Above the city, looking out towards the blue Aegean, stands the Acropolis. Here lie the ruins of a culture 2,500 years old: the Propylaea; the Temple of Athena Nike; the Erechtheum temple, and, most famous of all, the Parthenon.
Meanwhile, modern Athens buzzes busily below, a city of chic restaurants, lively bazaars, sophisticated banking, historical museums, and the sights and smells of the Plaka district.
Situated near the site of ancient Sparta, the ancient castles and fortresses, faded palaces and narrow byways are more reminiscent of the city's Byzantine and Venetian days.
This is your invitation to a day of indulgence. Treat yourself to a luxurious spa experience. Stretch out by the pool with your favorite beverage. Grab a great book or your favorite movie from the library. Stretch your muscles with our state-of-the-art fitness equipment. Dine in sumptuous casual style, or wrap yourself in that comfy waffle-weave robe and enjoy your meal in the privacy of your beautiful stateroom. Your delight is our single priority for your day at sea.
The second-largest and the greenest Ionian island, Corfu is deeply rooted in Western civilization. Homer termed it a “beautiful and rich land,” and it was Odysseus’ last stop on his journey home to Ithaca. Shimmering olive groves give rise to graceful cypress trees and blankets of wildflowers, while the tranquil shoreline provides a vista of exquisite crystal-like blue waters and popular beaches that refresh both body and soul. Travelers rhapsodize over Corfu’s paradisiacal qualities, but express frustration over their inability to adequately capture in words the unique essence of the place to which they long to return. If Homer labored to describe Corfu, the rest of us need not feel we’ve come up short in expressing our sense of wonder.
Kotor is a coastal town in Montenegro, located in a most secluded part of Gulf of Kotor. It has one of the best preserved medieval old towns in the Adriatic, listed with UNESCO world heritage sites. It has numerous other sights, such as Cathedral of Saint Tryphon in the old town (built in 1166), and ancient walls which stretch for miles directly above the city.
Nestled on the Adriatic coast, Dubrovnik is a beautifully preserved fortifed town. Its ancient medieval walls contain a sparkling white Old City, filled with 15th-century churches, peaceful Franciscan cloisters, a cathedral with works by Raphael and Titian, and a fascinating Maritime Museum. One of Dubrovnik’s main attractions is the sea swim from the quiet, rocky beaches on either end of the city, or catch a boat to the wooded island of Lokrum nearby.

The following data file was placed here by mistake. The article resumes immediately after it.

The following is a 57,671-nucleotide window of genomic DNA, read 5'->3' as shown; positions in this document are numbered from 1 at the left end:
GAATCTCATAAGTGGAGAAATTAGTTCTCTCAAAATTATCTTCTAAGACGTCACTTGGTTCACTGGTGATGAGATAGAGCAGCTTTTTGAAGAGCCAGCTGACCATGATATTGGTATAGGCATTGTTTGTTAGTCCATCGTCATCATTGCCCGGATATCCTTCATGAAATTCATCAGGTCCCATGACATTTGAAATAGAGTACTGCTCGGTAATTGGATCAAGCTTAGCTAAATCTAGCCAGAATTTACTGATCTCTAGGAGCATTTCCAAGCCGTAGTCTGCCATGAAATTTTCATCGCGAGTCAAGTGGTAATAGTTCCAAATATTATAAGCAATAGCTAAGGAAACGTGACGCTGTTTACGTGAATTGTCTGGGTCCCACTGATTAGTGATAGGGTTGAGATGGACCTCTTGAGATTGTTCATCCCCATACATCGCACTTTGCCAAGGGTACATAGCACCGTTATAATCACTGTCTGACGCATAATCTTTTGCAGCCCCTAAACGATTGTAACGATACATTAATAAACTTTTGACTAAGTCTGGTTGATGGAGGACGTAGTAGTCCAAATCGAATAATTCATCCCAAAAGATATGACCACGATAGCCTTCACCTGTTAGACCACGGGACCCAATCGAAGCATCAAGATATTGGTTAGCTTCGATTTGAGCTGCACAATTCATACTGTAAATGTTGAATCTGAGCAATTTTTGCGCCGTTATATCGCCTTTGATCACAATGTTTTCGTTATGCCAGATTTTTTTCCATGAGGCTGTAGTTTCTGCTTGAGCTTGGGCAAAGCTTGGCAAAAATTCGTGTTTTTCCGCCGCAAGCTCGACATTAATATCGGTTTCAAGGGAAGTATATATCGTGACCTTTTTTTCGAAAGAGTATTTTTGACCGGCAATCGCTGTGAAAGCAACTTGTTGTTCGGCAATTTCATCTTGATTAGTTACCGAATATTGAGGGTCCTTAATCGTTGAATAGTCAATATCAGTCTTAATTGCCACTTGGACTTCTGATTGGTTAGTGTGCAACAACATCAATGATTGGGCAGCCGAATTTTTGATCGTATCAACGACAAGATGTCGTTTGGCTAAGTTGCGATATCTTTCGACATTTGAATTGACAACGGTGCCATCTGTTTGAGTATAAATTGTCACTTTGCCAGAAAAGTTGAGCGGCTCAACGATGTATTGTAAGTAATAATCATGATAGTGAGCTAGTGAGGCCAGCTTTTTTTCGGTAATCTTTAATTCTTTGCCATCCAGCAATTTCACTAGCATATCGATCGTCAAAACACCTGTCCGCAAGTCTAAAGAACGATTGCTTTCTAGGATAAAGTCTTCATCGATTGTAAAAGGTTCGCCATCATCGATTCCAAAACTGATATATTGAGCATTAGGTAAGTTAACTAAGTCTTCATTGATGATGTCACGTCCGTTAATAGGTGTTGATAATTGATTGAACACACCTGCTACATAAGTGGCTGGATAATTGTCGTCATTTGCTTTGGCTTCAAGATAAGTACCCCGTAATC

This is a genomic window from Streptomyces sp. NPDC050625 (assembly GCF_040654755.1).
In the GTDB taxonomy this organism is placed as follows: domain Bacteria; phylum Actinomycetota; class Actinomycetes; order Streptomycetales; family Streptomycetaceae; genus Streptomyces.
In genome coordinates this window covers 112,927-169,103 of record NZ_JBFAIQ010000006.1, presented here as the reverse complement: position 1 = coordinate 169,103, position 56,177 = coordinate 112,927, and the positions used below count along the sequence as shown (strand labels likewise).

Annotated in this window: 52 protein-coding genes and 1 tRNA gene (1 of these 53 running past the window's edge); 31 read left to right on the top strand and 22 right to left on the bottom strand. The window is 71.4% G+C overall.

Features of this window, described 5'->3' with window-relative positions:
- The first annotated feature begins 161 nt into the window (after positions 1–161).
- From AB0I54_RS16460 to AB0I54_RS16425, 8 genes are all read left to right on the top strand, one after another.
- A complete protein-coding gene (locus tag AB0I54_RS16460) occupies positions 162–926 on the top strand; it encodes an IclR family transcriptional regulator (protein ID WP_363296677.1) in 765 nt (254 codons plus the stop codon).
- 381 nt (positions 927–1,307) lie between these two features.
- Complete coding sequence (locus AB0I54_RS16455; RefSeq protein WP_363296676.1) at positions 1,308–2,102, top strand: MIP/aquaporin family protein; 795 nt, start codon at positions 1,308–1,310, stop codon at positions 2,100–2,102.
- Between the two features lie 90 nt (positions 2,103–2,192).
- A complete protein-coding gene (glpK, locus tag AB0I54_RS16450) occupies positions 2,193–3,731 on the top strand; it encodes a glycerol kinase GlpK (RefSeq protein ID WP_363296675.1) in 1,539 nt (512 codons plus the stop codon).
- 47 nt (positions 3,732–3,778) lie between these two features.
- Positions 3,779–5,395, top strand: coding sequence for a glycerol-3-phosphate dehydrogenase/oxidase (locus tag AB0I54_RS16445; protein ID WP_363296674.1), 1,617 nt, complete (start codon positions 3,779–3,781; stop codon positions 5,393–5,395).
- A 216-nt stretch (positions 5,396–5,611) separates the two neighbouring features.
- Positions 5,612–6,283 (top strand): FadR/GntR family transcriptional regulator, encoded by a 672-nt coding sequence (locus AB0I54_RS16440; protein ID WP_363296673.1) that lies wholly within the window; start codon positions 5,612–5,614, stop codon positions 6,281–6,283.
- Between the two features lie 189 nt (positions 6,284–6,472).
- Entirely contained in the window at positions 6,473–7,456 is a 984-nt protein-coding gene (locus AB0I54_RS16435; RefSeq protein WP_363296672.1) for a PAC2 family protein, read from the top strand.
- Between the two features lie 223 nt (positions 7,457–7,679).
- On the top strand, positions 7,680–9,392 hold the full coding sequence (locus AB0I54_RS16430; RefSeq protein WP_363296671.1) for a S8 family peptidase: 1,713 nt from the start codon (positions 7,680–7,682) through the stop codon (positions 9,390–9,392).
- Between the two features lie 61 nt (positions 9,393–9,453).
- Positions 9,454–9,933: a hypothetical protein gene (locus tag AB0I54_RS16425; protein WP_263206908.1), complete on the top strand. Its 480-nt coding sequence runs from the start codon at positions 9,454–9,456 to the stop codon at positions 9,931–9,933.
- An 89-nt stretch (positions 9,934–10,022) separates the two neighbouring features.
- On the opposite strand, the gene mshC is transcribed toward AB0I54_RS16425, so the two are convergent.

As the largest Croatian city on the Adriatic coast and a major transport hub, Split emanates a vibe that is boisterous rather than relaxing. Its massive port sends ferries out to the Dalmatian islands and beyond, adding to the constant bustle. Despite Split’s broad-shouldered stance, a strong Mediterranean style prevails. Diocletian’s Palace is a World Heritage site that alone makes a visit to the city worthwhile. Within the palace’s ancient walls in the center of town rises the majestic cathedral, surrounded by marble streets lined with shops. The western end of Split consists of a mountain park with beaches below and pathways above. A refurbished promenade lined with cafés makes for a pleasant stroll along the harbor, and the coastal mountains set against the blue Adriatic make for a memorable view.
Pula is the largest city in Istria, Croatia, situated at the southern tip of the peninsula. Like the rest of the region, it is known for its mild climate, tame sea, and unspoiled nature. The city has a long tradition of winemaking, fishing, shipbuilding, and tourism. Pula has also been Istria's administrative center since ancient Roman times. The city is best known for its many surviving ancient Roman buildings, the most famous of which is its first century amphitheatre, sixth largest in the world and locally known as the Arena. This is one of the best preserved amphitheatres from antiquity and is still in use today during summer film festivals.The natural beauty of Pula's surrounding countryside and turquoise water of the Adriatic have made the city an internationally popular summer vacation destination. Roman villas and temples still lie buried among farm fields and along the shoreline of the dozens of surrounding fishing and farming villages. The coastal waters offer beaches, fishing, wreck dives to ancient Roman galleys and World War I warships, cliff diving, and sailing to unspoiled coves and islands large and small.
For centuries,Venice stood at the crossroads of culture between the Byzantine and Roman worlds. The city the great traders and philosophers created is an extraordinary place. From the elegant carved gondolas and vaporetti that ply the Grand Canal to the magnificent Piazza San Marco bustling with life – Venice is unique in all the world. Great works of art are housed here, in the Accademia with its Renaissance masters and the collection of Peggy Guggenheim in her canal-side palazzo. The Basilica di San Marco and the Doge’s Palace are must-sees. After that, follow where your feet take you, over romantic bridges, to shops selling precious glass, to small cafés for a cappuccino or Campari.